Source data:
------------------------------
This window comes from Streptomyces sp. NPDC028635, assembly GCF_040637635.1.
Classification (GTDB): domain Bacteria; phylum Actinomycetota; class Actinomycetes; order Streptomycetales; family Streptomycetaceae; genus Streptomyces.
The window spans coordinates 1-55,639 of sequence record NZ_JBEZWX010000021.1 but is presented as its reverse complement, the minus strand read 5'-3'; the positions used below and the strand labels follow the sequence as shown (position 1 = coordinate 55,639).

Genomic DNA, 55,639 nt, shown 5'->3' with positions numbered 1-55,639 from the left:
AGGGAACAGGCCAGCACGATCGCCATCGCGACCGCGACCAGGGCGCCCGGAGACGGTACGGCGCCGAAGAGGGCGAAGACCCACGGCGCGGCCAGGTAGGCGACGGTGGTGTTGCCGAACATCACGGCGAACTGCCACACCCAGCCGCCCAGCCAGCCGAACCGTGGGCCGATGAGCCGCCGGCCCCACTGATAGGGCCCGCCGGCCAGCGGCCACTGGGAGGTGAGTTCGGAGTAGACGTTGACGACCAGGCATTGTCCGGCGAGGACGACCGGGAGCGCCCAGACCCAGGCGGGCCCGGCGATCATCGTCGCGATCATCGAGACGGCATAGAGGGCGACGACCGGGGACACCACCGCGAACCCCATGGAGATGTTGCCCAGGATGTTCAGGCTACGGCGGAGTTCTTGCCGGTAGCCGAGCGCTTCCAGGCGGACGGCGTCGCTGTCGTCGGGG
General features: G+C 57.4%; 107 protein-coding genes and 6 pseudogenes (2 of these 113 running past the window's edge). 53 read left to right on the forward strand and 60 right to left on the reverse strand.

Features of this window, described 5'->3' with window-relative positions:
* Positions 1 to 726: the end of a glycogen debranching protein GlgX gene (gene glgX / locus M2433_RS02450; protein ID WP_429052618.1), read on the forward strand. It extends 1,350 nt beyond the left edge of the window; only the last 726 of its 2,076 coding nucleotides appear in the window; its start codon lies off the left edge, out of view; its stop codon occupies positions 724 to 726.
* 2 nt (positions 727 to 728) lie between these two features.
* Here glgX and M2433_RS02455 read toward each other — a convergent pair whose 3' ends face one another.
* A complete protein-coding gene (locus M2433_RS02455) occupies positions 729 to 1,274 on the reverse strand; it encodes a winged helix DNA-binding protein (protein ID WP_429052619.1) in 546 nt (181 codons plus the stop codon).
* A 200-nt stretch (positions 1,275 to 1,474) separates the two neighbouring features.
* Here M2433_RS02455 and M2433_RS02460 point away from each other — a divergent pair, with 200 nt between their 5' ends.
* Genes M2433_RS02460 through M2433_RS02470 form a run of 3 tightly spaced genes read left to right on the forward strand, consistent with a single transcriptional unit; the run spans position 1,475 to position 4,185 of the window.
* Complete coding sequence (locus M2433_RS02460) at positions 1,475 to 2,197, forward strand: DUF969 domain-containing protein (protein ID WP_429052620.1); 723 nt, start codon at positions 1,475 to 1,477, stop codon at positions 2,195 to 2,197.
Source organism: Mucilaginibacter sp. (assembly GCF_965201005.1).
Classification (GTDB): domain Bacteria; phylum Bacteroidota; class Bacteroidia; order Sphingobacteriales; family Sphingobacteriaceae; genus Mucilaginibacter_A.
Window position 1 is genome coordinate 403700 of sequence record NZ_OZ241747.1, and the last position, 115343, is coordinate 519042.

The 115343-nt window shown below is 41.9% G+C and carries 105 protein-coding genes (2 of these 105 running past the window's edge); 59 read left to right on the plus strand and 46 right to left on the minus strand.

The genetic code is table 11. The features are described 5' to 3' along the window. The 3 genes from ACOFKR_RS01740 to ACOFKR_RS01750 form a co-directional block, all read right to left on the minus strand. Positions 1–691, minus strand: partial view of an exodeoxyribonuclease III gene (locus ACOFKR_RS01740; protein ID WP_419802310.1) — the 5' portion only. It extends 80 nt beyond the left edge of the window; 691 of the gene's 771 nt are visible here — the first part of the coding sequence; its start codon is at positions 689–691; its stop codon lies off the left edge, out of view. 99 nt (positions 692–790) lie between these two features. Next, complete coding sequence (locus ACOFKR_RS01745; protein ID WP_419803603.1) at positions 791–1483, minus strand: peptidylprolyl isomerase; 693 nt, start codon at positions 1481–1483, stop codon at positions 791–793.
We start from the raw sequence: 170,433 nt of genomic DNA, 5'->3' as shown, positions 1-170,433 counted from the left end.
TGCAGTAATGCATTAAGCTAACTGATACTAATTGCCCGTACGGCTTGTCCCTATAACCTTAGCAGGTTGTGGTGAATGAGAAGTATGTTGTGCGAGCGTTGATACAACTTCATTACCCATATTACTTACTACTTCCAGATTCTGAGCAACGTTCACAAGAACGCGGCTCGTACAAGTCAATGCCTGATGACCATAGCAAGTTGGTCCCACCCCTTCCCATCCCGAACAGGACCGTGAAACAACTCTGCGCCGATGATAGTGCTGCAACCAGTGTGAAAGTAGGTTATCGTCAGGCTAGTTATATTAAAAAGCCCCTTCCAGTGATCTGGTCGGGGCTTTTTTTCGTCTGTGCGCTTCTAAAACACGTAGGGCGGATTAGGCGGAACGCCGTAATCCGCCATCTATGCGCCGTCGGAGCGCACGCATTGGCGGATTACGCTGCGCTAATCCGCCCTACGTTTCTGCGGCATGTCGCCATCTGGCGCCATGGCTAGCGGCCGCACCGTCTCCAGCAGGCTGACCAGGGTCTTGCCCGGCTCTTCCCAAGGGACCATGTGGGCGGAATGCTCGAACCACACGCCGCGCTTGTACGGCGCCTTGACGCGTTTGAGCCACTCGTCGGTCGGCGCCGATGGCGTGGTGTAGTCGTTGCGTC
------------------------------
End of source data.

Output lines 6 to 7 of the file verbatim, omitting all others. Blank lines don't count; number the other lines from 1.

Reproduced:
General features: G+C 57.4%; 107 protein-coding genes and 6 pseudogenes (2 of these 113 running past the window's edge). 53 read left to right on the forward strand and 60 right to left on the reverse strand.

Features of this window, described 5'->3' with window-relative positions: